TikTok Scores New Deal With Sony — Home of Beyonce and Travis Scott
(Bloomberg) -- TikTok has secured the rights to recordings from thousands of artists, including Beyonce and Travis Scott, under a new deal with Sony Music Entertainment that will deepen ties between the world’s second-largest record-label group and the popular video app.
The deal ensures that TikTok customers will continue to be able to use songs from Sony Music’s record labels, which include Columbia Records and RCA, the companies said. The pact also calls for the app to collaborate with Sony Music’s labels on programs to market its artists and identify emerging talent.
TikTok is paying Sony Music a significant increase over the previous deal for the rights, according to a person familiar with the pact who asked not to be identified because the terms aren’t public. The two companies declined to comment on the contract in any detail.
“We believe that we should share value with the music industry,” said Ole Obermann, TikTok’s head of global music. “As we grow, the value of the industry should grow.”
Sony Music and TikTok have been negotiating a contract renewal for months, a period marked by President Donald Trump’s threat to ban the app in the U.S., where it has more than 100 million users. But the threat has receded in recent weeks. On Friday, a federal judge in Pennsylvania blocked a broad set of government restrictions designed to curb the use of TikTok in the U.S. TikTok’s Chinese owner, ByteDance Ltd, also forged a deal to sell a stake in the app to Oracle Corp. and Walmart Inc.
The deal with Sony Music is a vote of confidence from the music industry that the app is a vital part of their business going forward.
TikTok has attracted about 700 million users worldwide by offering an addictive loop of videos set to music, and the app lets record companies put their songs in front of a young, influential music listener. For Sony Music, TikTok has boosted both older songs, like Matthew Wilder’s “Break My Stride,” and newer ones, like Doja Cat’s “Say So” and 24kGoldn’s “Mood.”
“If you think about the number of artists who’ve blown up on TikTok over the last 12 months for Sony, it’s a really big list,” Obermann said.
Obermann joined TikTok last December after more than a decade working at major music companies. TikTok had already proven its ability to make a song go viral with “Old Town Road,” the earworm from a neophyte rapper named Lil Nas X that spent 19 weeks at the top of the Billboard charts.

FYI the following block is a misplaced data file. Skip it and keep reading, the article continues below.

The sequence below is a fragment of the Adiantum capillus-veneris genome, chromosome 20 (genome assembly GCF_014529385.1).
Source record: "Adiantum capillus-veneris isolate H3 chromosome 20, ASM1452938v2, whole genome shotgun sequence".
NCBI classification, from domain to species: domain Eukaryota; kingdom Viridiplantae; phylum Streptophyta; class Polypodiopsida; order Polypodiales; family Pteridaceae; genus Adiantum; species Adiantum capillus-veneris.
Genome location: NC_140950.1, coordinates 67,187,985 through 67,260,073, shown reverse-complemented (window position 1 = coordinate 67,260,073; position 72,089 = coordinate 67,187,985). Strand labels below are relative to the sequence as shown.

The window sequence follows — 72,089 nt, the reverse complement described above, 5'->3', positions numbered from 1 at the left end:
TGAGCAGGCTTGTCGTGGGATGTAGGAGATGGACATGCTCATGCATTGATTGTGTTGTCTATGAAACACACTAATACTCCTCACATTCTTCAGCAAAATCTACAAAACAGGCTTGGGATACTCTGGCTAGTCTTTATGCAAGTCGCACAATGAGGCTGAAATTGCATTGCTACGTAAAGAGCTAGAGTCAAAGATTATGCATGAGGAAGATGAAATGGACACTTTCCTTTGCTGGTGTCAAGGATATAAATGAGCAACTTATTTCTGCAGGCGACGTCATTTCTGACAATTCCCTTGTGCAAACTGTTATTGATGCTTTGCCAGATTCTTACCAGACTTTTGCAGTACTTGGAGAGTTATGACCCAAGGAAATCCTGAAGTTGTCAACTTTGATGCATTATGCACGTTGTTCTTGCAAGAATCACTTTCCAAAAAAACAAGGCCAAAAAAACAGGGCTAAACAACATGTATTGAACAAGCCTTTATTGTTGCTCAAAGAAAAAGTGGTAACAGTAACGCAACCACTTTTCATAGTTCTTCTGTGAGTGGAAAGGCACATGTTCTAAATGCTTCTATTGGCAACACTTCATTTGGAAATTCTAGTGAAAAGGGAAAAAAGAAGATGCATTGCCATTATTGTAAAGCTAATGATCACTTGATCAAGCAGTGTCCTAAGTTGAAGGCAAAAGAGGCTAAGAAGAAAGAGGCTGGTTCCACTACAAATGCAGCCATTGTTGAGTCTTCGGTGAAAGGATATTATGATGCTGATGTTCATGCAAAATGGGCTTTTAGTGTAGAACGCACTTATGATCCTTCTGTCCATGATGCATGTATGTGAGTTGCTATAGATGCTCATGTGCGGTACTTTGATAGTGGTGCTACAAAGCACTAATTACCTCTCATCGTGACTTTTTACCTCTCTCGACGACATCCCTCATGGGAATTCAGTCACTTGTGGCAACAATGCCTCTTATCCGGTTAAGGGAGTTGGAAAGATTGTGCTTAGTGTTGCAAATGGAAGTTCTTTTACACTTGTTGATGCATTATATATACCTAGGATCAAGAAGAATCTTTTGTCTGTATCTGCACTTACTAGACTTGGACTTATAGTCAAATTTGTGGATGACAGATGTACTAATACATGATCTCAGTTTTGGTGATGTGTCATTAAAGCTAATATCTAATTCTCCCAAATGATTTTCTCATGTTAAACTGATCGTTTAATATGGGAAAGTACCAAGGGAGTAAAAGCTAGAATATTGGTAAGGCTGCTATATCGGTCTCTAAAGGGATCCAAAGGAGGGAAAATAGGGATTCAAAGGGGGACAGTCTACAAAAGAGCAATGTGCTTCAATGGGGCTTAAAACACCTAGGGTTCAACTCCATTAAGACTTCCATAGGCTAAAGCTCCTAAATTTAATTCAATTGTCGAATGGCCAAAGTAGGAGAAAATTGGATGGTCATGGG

Yet many major powerbrokers in the music industry felt TikTok wasn’t compensating them enough for their rights. As the popularity of TikTok pushed the valuation of ByteDance north of $100 billion, it was paying musicians as if it were still a scrappy startup.
Record labels were reluctant to take their music off of TikTok, which has become one of the most important promotional platforms for artists all over the world. “These guys now are a partner and platform that every creative unit is thinking about,” said Dennis Kooker, the president of Sony Music’s global digital business.
Since joining TikTok, Obermann has built up the group that works directly with music companies and artists, and struck accords with Merlin, a large group of independent labels. Obermann and his team have offered case studies to their labels partners showing a direct link between a song going viral in videos on TikTok and its appearance on charts across Spotify and Apple Music, the two largest music-streaming services.
The music industry has embraced TikTok as it has recognized its star-making potential. Sony Music’s labels create marketing campaigns built around TikTok for new releases. TikTok now sits alongside YouTube, Facebook, Spotify, Apple and Amazon as one of the music industry’s most important promotional platforms, said Kooker, who oversees his company’s deals with all major internet companies.
A song being used on TikTok doesn’t suppress listenership on paying platforms. If anything, it increases it.
“Our relationship with all of the majors, Sony included, is getting better and better,” Obermann said. “There’s a lot more emphasis on marketing and promoting and discovering songs and artists together.”
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